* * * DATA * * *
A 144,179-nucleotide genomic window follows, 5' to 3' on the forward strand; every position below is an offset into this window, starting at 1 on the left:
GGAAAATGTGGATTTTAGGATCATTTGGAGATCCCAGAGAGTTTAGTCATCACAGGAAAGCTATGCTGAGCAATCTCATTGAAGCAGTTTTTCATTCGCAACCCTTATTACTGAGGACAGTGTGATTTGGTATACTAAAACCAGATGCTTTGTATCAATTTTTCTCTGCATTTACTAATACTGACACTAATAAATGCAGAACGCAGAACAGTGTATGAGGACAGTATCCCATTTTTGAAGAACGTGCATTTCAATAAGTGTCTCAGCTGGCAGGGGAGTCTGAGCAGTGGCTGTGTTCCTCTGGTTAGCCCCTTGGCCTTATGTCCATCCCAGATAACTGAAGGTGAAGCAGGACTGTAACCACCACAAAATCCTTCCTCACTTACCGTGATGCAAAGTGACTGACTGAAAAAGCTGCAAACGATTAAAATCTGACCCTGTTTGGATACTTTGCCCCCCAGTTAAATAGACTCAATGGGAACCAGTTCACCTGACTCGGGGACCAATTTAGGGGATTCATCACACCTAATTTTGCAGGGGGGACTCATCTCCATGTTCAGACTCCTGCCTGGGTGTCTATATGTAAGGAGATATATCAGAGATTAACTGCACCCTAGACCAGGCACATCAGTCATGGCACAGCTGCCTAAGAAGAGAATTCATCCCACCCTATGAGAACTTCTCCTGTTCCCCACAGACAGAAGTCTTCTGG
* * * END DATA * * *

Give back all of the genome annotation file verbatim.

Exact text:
A 144,179-nucleotide genomic window follows, 5' to 3' on the forward strand; every position below is an offset into this window, starting at 1 on the left:
GGAAAATGTGGATTTTAGGATCATTTGGAGATCCCAGAGAGTTTAGTCATCACAGGAAAGCTATGCTGAGCAATCTCATTGAAGCAGTTTTTCATTCGCAACCCTTATTACTGAGGACAGTGTGATTTGGTATACTAAAACCAGATGCTTTGTATCAATTTTTCTCTGCATTTACTAATACTGACACTAATAAATGCAGAACGCAGAACAGTGTATGAGGACAGTATCCCATTTTTGAAGAACGTGCATTTCAATAAGTGTCTCAGCTGGCAGGGGAGTCTGAGCAGTGGCTGTGTTCCTCTGGTTAGCCCCTTGGCCTTATGTCCATCCCAGATAACTGAAGGTGAAGCAGGACTGTAACCACCACAAAATCCTTCCTCACTTACCGTGATGCAAAGTGACTGACTGAAAAAGCTGCAAACGATTAAAATCTGACCCTGTTTGGATACTTTGCCCCCCAGTTAAATAGACTCAATGGGAACCAGTTCACCTGACTCGGGGACCAATTTAGGGGATTCATCACACCTAATTTTGCAGGGGGGACTCATCTCCATGTTCAGACTCCTGCCTGGGTGTCTATATGTAAGGAGATATATCAGAGATTAACTGCACCCTAGACCAGGCACATCAGTCATGGCACAGCTGCCTAAGAAGAGAATTCATCCCACCCTATGAGAACTTCTCCTGTTCCCCACAGACAGAAGTCTTCTGG